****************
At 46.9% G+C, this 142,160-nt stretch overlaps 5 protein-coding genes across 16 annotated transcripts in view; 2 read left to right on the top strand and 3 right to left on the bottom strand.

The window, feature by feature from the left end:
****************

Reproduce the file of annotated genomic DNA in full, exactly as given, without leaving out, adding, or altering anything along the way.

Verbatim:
At 46.9% G+C, this 142,160-nt stretch overlaps 5 protein-coding genes across 16 annotated transcripts in view; 2 read left to right on the top strand and 3 right to left on the bottom strand.

The window, feature by feature from the left end: